If you have been charged with fraud and feel you are not guilty, there are several defences or mitigating defences that you can use. Here are some of the factors that can lead to diminished responsibility for the fraud.
Are you the only one who had access?
The prosecutor will have to prove that it was you that committed the crime. In the case of electronically based crime this can be a challenge, and part of the argument will rely on tracing the money and any unusual spending patterns that you have started at the same time as the fraud commenced.
If you had access, but for example did not adequately guard the password or shared logons between people, you may still have responsibility for the fraud but this can diminish your sentence.
Were you aware of the fraud?
If a subordinate carried out the fraud, but you did not discover the fraud you may also be held liable. The extent of the liability will depend on how financial literate you are, the extent of your investigation into the fraud and the sophistication of the fraud. In some cases the fraud will have been immensely hard to locate given the sophistication of the scam and your literacy in spite of extensive investigation and the court will take this into account when deciding on a punishment.
What is your background?
If you have had a history of similar crimes such as theft, this is likely to increase the sentencing. The court will consider any evidence that you have underlying psychological issues, particularly if you are receiving counselling for the underlying cause.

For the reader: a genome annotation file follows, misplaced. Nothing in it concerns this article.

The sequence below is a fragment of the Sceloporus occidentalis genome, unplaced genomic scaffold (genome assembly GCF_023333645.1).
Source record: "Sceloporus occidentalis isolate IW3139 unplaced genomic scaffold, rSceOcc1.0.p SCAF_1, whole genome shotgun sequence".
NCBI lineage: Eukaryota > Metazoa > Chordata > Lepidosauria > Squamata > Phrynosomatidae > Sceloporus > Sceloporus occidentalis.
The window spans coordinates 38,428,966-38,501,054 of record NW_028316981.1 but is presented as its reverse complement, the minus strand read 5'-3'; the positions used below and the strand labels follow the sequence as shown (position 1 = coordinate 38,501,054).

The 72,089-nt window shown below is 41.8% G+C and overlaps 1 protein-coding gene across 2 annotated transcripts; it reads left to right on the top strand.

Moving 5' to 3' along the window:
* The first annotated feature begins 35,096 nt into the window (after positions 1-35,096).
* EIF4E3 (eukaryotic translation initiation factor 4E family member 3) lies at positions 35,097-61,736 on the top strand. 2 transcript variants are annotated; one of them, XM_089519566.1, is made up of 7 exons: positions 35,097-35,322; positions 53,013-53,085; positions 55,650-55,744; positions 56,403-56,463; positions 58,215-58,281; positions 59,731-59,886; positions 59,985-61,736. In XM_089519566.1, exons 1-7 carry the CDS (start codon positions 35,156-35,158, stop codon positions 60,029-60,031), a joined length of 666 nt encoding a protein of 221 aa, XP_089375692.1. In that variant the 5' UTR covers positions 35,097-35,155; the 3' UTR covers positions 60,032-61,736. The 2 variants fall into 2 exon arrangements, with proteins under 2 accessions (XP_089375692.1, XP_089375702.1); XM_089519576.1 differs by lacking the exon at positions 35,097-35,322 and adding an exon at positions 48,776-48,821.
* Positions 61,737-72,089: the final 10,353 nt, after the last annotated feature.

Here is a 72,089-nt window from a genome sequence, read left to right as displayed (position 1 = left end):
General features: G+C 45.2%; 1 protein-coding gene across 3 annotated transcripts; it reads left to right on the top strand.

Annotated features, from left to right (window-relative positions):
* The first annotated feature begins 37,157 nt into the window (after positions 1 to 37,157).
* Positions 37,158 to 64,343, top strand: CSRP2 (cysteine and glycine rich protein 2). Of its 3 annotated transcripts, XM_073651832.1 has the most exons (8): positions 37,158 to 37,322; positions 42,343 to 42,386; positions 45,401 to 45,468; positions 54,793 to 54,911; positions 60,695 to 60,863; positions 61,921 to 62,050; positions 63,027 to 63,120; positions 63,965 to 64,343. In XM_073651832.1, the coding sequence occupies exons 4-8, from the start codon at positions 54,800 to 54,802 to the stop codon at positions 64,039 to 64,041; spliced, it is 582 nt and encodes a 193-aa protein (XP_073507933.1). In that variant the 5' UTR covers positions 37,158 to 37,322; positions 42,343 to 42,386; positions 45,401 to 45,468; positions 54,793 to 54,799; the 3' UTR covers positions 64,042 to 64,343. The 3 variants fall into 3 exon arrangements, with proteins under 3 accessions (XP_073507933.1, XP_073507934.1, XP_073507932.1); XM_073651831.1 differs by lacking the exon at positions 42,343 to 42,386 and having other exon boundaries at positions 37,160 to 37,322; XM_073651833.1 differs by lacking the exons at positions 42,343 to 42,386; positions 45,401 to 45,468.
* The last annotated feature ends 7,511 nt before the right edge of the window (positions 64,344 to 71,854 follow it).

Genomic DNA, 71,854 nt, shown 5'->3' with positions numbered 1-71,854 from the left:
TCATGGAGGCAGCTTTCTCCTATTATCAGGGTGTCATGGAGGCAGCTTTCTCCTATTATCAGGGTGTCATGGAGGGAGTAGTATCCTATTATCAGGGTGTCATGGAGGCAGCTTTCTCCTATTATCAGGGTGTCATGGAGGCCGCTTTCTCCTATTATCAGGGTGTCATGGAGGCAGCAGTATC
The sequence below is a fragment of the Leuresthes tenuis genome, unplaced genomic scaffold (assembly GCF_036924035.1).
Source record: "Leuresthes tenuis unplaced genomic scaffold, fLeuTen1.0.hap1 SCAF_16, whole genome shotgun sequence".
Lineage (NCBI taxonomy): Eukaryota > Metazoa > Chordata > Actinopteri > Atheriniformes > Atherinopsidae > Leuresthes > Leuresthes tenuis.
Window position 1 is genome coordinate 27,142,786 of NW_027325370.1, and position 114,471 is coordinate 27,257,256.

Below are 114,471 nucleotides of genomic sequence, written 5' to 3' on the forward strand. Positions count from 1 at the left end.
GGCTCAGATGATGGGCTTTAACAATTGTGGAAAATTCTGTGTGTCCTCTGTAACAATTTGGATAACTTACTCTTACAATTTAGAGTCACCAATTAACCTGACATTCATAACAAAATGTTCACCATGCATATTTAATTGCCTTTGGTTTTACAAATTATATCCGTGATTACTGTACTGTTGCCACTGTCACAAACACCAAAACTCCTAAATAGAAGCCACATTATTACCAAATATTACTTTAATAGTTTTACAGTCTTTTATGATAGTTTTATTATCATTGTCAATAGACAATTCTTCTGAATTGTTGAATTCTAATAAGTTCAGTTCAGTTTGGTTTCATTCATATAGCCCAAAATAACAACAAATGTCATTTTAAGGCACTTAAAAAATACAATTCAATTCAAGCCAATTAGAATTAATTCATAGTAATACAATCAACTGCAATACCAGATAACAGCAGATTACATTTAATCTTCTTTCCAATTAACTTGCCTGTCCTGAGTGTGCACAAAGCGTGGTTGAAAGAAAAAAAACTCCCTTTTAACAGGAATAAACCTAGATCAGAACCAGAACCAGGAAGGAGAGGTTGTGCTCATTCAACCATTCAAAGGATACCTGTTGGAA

How has the crime affected your victim?
In the case where you have perpetrated frauds against individuals or small businesses, the victims will be allowed to read Victim Impact Statements in court or lodge them for reading by the judge. This allows the victim to explain the extent of the damage that you have caused themselves and their families by the crime. In many cases for this reason even fraud of relatively small amounts are being treated more seriously by the courts, when it has caused significant distress and negative impact to the victims.
If you, or someone you care for, is facing charges of fraud it is wise to get specific legal advise from a solicitor who can review the details of your case and prepare a suitable defence and/or mitigation plan. Try contacting a business such as Preston Law for more help.Share
26 May 2015
No one gets married planning to get divorced, but by the time I see them it's pretty obvious why they are getting divorced. When a marriage is beyond repair I'm there to fight for my clients right's under family and property law and to get them the best deal I can possibly negotiate. Even if you feel like your case is messy or complicated, I can guarantee in my time as a lawyer I have seen and heard worse things! This site has a collection of useful articles and links on developments and case law in the Family Court of Australia.